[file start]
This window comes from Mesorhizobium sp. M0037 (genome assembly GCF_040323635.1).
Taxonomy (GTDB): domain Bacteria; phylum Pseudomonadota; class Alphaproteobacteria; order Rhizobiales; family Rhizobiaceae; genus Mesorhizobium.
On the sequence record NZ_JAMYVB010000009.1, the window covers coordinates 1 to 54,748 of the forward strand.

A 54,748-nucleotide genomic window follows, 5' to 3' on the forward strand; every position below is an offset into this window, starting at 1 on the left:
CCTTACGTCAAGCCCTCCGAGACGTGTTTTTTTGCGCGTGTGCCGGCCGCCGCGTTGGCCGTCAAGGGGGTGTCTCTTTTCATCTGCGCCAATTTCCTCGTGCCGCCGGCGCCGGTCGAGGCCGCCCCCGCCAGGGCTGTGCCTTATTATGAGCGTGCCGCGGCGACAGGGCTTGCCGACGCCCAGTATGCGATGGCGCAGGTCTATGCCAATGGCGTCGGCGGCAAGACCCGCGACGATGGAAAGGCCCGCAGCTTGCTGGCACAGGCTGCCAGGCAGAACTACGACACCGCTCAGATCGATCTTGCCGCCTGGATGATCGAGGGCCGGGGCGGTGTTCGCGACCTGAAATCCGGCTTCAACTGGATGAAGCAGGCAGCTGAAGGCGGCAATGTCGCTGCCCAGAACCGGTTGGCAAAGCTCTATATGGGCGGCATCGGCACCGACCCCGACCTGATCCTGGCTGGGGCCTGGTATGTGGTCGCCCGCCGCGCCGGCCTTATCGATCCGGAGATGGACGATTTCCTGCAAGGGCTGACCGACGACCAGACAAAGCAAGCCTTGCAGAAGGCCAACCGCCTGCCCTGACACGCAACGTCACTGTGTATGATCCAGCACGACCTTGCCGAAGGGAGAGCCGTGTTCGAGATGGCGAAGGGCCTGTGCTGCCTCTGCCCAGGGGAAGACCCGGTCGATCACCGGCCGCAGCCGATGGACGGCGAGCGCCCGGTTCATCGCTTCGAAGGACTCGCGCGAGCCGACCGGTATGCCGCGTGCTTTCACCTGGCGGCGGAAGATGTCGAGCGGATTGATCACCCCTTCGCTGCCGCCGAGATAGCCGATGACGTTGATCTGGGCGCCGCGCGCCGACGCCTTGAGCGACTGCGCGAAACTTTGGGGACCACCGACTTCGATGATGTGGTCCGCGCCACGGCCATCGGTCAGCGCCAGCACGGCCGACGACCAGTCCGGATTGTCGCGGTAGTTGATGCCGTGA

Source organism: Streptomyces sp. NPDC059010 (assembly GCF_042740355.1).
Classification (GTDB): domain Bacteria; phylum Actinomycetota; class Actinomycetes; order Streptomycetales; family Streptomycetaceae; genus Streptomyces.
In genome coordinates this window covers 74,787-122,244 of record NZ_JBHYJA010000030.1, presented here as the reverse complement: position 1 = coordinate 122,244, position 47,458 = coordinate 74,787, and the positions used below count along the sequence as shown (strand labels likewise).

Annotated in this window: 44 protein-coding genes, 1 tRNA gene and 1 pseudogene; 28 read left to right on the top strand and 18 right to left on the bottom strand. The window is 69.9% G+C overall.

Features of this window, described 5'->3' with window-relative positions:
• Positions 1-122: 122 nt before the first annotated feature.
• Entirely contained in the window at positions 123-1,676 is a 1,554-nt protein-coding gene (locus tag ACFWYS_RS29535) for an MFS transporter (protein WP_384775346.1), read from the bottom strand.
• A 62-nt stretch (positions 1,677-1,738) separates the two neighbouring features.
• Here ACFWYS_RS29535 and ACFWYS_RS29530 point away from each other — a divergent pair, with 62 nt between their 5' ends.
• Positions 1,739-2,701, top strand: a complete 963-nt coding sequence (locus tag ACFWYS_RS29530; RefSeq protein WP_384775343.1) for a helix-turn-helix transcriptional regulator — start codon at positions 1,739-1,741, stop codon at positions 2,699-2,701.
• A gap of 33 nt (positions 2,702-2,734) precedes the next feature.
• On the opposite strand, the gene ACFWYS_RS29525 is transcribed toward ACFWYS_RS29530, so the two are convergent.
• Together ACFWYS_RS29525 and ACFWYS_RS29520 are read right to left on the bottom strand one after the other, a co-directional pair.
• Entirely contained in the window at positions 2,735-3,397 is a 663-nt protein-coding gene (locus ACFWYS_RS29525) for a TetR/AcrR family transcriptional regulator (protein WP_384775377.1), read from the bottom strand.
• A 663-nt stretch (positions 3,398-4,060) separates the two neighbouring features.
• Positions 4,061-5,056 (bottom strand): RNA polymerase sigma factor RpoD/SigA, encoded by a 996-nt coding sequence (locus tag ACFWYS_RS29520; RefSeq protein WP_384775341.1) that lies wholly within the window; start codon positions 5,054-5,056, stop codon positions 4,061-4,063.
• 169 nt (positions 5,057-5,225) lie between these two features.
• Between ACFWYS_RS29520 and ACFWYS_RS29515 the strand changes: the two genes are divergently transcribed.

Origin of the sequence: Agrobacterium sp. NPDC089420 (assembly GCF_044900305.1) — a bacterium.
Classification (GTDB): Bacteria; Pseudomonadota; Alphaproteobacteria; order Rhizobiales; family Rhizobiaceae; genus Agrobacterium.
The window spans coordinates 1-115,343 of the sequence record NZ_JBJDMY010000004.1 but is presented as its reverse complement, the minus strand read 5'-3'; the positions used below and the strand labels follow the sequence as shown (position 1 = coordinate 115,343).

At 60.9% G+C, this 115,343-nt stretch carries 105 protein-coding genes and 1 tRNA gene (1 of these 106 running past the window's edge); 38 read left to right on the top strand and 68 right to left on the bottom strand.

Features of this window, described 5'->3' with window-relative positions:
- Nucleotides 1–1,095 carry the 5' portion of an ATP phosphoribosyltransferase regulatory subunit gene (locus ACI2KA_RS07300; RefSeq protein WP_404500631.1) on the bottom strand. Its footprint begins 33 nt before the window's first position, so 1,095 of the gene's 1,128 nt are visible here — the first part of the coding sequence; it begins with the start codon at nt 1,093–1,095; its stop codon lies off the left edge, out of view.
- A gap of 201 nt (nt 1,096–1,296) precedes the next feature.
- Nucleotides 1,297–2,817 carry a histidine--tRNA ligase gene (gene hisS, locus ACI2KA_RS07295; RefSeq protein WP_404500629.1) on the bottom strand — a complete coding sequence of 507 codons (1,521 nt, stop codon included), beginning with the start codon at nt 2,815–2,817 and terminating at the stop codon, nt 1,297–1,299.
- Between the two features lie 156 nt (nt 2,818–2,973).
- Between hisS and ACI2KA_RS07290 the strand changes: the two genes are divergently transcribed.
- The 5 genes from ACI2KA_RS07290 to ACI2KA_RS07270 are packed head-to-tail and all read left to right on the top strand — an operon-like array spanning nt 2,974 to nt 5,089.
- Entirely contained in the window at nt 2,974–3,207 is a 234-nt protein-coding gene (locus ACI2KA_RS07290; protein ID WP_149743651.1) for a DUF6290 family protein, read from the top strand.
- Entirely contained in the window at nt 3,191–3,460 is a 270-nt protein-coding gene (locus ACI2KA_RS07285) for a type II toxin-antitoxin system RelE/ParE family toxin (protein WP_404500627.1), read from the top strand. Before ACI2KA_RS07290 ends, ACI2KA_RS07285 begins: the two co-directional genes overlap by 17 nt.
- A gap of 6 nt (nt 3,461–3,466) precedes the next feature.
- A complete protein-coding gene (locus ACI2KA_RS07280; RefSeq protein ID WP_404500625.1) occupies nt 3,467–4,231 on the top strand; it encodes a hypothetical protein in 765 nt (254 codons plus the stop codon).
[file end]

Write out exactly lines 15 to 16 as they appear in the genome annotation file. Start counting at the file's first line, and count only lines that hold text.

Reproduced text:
• Positions 1,739-2,701, top strand: a complete 963-nt coding sequence (locus tag ACFWYS_RS29530; RefSeq protein WP_384775343.1) for a helix-turn-helix transcriptional regulator — start codon at positions 1,739-1,741, stop codon at positions 2,699-2,701.
• A gap of 33 nt (positions 2,702-2,734) precedes the next feature.